The ruling of the Court below is challenged by Western on several grounds: (1) the record does not justify a finding of business compulsion and there should at least be a trial before its existence can be determined; (2) payment of the excess was a voluntary one which can not be recovered, or, at least, it cannot be held involuntary without further proof; (3) the excess was paid by mistake of law for which no recovery may be had; (4) there has been no unjust enrichment because Cities was reimbursed by an increase in the rates paid by its customers and has therefore lost nothing; (5) the action is barred by the statute of limitations.
Although in the arguments before us much stress has been laid upon the theory of business compulsion or [57 Del. 445] duress, that theory of recovery is not even mentioned in any of the opinions of the lower Court. At one point, in discussing the propriety of summary judgment, that Court refers to its prior holding in Cities Service Gas Co. v. Columbian Fuel Corp., 2 Storey 262,52 Del. 262, 155 A.2d 879, as being dispositive of many of the arguments made in this case. As we read the Columbian opinion, aside from the matter of jurisdiction, it deals primarily with a determination of the true 'filed' or effective rate, counsel having conceded that Columbian could not retain any money paid in excess thereof. No determination was made as to the existence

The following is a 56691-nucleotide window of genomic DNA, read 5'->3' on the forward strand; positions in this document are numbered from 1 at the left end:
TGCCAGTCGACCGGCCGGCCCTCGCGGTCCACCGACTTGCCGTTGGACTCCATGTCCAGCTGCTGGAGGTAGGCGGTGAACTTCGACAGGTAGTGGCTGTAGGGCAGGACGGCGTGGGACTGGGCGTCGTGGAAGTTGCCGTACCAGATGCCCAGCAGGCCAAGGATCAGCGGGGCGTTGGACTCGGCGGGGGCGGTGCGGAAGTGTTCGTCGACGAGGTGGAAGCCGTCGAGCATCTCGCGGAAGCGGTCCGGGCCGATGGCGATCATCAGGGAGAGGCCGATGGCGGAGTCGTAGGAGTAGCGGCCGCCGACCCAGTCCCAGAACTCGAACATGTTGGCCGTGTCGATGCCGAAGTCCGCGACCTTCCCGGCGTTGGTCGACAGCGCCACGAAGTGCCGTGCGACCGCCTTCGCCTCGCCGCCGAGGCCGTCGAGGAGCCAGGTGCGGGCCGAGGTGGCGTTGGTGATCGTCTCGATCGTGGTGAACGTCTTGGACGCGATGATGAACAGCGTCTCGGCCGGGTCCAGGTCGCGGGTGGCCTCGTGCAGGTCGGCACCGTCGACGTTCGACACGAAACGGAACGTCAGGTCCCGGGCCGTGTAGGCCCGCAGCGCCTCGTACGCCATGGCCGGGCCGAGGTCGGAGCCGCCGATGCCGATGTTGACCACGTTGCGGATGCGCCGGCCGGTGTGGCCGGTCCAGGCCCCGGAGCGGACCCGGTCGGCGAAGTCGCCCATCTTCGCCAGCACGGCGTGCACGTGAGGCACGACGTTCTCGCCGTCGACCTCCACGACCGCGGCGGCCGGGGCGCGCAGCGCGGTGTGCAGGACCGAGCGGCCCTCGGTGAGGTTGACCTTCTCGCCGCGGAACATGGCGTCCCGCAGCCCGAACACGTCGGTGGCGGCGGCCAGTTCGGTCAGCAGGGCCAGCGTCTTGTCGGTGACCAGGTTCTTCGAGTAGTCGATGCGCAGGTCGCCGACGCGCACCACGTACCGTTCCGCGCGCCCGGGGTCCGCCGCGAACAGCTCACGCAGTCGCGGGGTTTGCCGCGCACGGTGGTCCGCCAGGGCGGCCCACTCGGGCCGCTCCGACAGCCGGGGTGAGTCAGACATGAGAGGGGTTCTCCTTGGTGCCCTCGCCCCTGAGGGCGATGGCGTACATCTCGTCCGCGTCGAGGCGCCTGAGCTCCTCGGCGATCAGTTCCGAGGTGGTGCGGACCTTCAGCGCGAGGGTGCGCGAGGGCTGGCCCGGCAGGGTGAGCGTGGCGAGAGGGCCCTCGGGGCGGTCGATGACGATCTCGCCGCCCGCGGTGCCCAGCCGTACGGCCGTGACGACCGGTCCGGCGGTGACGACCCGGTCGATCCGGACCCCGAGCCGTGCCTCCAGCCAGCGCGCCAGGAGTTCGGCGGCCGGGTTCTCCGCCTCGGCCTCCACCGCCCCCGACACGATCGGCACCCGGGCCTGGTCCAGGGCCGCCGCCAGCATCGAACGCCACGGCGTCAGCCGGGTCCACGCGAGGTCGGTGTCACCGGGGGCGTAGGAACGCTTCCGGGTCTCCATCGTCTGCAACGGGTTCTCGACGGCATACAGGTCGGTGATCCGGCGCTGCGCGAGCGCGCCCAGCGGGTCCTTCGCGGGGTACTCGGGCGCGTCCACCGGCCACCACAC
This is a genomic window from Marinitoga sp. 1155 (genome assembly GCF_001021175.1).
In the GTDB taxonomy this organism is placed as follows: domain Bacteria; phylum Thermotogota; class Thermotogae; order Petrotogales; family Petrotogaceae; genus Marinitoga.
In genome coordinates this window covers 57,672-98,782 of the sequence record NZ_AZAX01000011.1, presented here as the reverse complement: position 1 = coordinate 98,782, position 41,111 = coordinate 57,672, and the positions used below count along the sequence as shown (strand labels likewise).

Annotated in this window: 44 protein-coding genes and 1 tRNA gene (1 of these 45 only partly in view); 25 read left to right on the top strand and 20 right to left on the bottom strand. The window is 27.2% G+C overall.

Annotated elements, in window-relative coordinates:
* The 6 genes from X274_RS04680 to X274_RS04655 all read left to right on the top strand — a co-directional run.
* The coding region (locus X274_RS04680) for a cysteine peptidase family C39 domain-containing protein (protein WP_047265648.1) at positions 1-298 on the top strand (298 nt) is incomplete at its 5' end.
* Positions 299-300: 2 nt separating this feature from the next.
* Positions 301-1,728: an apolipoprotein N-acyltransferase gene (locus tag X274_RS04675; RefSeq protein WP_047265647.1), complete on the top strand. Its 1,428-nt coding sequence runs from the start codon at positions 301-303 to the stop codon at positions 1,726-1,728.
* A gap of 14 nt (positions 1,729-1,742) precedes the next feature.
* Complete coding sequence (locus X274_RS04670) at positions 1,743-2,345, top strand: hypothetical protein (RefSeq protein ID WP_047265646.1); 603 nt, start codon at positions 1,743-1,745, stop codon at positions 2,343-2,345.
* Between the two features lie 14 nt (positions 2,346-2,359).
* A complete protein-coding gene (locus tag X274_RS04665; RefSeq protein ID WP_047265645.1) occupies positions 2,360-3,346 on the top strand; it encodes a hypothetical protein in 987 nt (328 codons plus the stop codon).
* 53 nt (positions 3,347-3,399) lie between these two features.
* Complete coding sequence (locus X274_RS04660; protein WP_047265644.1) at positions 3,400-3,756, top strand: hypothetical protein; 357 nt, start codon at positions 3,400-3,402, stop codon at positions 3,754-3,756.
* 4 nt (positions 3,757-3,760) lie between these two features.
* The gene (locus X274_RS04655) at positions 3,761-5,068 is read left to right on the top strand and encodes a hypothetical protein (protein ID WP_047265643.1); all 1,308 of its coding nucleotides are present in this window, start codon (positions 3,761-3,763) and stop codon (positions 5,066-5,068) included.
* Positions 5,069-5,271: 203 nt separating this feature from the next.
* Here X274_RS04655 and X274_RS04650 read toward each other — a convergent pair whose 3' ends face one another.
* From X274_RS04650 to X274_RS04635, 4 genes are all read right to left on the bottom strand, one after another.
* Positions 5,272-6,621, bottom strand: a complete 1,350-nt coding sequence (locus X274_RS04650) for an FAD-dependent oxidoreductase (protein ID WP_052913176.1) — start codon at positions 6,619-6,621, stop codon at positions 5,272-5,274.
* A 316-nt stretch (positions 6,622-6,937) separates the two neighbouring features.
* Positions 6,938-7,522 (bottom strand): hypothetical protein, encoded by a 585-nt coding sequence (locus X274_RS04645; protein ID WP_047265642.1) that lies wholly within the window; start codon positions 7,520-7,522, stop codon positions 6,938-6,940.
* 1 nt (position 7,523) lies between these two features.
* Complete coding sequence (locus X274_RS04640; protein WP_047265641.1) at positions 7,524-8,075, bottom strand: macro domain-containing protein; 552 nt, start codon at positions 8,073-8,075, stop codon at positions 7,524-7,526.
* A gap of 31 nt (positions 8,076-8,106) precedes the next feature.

of duress. In the present case, we have no such concession.
At another point in the opinion below, however, in dealing with the statute of limitations, the Court cites and relies upon decisions which allowed recovery of money paid under a judgment or decree which is subsequently reversed. See Restatement, Restitution Sec. 74. It points out the analogy between payments made by reason of such a reversed judgment and those made under a statute or substantive administrative regulation held to be void.
We are, accordingly, not certain as to just what was the true basis of the Court's finding, although clearly it was not predicated upon a contract to repay.
Of course, payment voluntarily made with full knowledge of the facts cannot be recovered, in the absence of a contract to repay. 40 Am.Jur. 822. A payment under protest is not necessarily involuntary, nor is it made so by unilaterally calling it involuntary at the time of payment; Natural Gas Pipeline Co. of America v. Harrington, 5 Cir.,246 F.2d 915; Monaghan v. Lewis, 5 Pennewill 218, 225,59 A. 948; 40 Am.Jur. 820; but where money is paid because of duress, the payment is involuntary. The question is basically one of fact, although[57 Del. 446] undisputed facts may justify summary judgment.